After Dad left, Mom stayed up late at the kitchen table with a bottle of red wine, staining her teeth purple and chewing the edges of her nails.
She did this for about three months. Then one day I came home after my last class—geography, I was in the sixth grade—and found her at her vanity mirror in her bra and leopard-print underpants, the scent of Diamonds perfume filling the room.
I caught my breath. “Is Dad coming home?”
My mother began rummaging through her closet; her voice was flat but commanding: “Oh, who the hell knows where he is.”
“Where are you going?”
She struggled to pull a fancy dress over her head without messing her hair and makeup. She gazed in the mirror, adjusting the straps. “Zipper me.”
Her bright red lips matched the polka dot pattern and I could smell the hairspray over her perfume. As I zippered her outfit, the fabric tightened around her hips and chest. My mother turned and posed like a model: one hand at her hip, one on the curve of her chin. “How do I look?”
“But what about Dad?”
The next morning, I felt awful. I hadn’t heard Rachel or my mother come home. I’d gone to bed after eating my hamburger creation and watching The Six Million Dollar Man.My mother crouched down to my level and said in a sweet voice, “You should forget about that man. It’s just us girls now.” She smiled as if I should be happy. Before I could respond, she grabbed her handbag and reached for the door. “Your sister’s going to cook Hamburger Helper. It’s like mac and cheese except hamburger gets mixed in with the noodles. There’s a package in the refrigerator, keep it there until you’re ready to eat.”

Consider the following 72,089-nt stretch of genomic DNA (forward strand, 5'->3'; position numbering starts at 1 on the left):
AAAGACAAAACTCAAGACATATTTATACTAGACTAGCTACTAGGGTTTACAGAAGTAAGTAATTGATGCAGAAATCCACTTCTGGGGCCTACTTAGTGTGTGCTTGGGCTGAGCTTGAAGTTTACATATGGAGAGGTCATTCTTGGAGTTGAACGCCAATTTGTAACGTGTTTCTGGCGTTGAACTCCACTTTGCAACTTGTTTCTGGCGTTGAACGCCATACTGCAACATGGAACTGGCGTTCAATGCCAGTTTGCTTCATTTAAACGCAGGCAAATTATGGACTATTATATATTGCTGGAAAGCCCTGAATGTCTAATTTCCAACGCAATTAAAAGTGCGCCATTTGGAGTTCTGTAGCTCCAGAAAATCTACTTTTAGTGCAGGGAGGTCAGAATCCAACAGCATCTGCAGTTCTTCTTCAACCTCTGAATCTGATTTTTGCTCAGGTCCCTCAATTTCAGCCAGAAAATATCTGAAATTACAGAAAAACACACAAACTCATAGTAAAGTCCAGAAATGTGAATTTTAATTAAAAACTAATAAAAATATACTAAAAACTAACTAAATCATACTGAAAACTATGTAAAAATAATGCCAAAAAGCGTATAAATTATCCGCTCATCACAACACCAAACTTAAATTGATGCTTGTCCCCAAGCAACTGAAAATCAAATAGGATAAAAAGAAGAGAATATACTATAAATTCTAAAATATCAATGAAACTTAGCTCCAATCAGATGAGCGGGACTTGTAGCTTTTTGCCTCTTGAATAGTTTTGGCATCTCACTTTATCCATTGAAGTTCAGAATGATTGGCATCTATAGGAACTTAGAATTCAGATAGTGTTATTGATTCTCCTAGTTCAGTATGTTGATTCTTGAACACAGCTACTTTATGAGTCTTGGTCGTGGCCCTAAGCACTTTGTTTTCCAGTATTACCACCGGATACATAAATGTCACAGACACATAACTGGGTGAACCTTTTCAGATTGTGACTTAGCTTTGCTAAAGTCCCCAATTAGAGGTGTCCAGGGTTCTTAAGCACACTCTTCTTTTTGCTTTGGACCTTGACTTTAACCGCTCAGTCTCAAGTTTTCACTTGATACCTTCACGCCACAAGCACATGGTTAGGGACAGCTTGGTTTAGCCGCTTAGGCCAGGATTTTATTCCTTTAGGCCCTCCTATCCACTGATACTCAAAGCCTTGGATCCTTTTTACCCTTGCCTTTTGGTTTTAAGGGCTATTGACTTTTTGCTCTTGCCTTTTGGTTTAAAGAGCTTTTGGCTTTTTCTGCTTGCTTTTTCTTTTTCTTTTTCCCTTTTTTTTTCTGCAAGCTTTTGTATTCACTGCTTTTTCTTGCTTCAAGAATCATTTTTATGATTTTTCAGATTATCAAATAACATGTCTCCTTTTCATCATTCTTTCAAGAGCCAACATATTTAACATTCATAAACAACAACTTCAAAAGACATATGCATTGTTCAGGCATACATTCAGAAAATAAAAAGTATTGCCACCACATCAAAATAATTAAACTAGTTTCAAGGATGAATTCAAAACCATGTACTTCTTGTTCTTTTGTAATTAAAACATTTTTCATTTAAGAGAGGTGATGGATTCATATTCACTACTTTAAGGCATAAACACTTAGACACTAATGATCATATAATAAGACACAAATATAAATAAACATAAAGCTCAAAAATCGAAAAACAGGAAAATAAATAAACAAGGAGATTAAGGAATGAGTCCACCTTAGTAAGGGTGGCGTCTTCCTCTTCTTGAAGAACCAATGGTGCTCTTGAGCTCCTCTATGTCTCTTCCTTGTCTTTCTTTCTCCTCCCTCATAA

I sat on the chair with my shoulders slouched. My sister was two years older and was often left in charge. After Mom shut the door, Rachel poked her head out of the bathroom. “Is she gone?”
“I think she went on a date,” I said, perplexed by my own words.
Rachel hurried from the bathroom toward our bedroom. “I’m going to Kara’s.” She pulled a pink blouse off its hanger.
“You can’t go to her apartment.”
Rachel pushed an arm through the sleeve. “Why not?”
“Mom said you have to make me dinner. If she finds out, you’ll be in big trouble.”
Rachel pulled a shirt over her head and stared me down. “Who’s going to tell?”
She kept staring until I said, “No one.”
I didn’t believe what Mom said about Dad. He wouldn’t leave us. Where would he go? I pictured him sitting at the counter of a truck stop diner, eating chicken-fried steak. I wondered where he was headed. Maybe he’s driving home this very minute. I indulged this fantasy for a moment, even let myself get excited about the possibility, but then imagined what might happen ifhe came home while Mom was out on her date.
I stood on my tiptoes and peered out the window over the sink to see if anyone was in the courtyard. It was empty except for big fat Chrissie Lester, who liked to drag Tippi, her mother’s Chihuahua, through the tall grass as the dog tried to pee. I turned back to the counter, spun the box of Hamburger Helper around and looked at the pictures. It looked nothing like the roasts or chicken dinners Mom made when Dad was around. Rachel passed by like a breeze. “I’ll be back later.”
The door closed and her clogs echoed in the stairwell.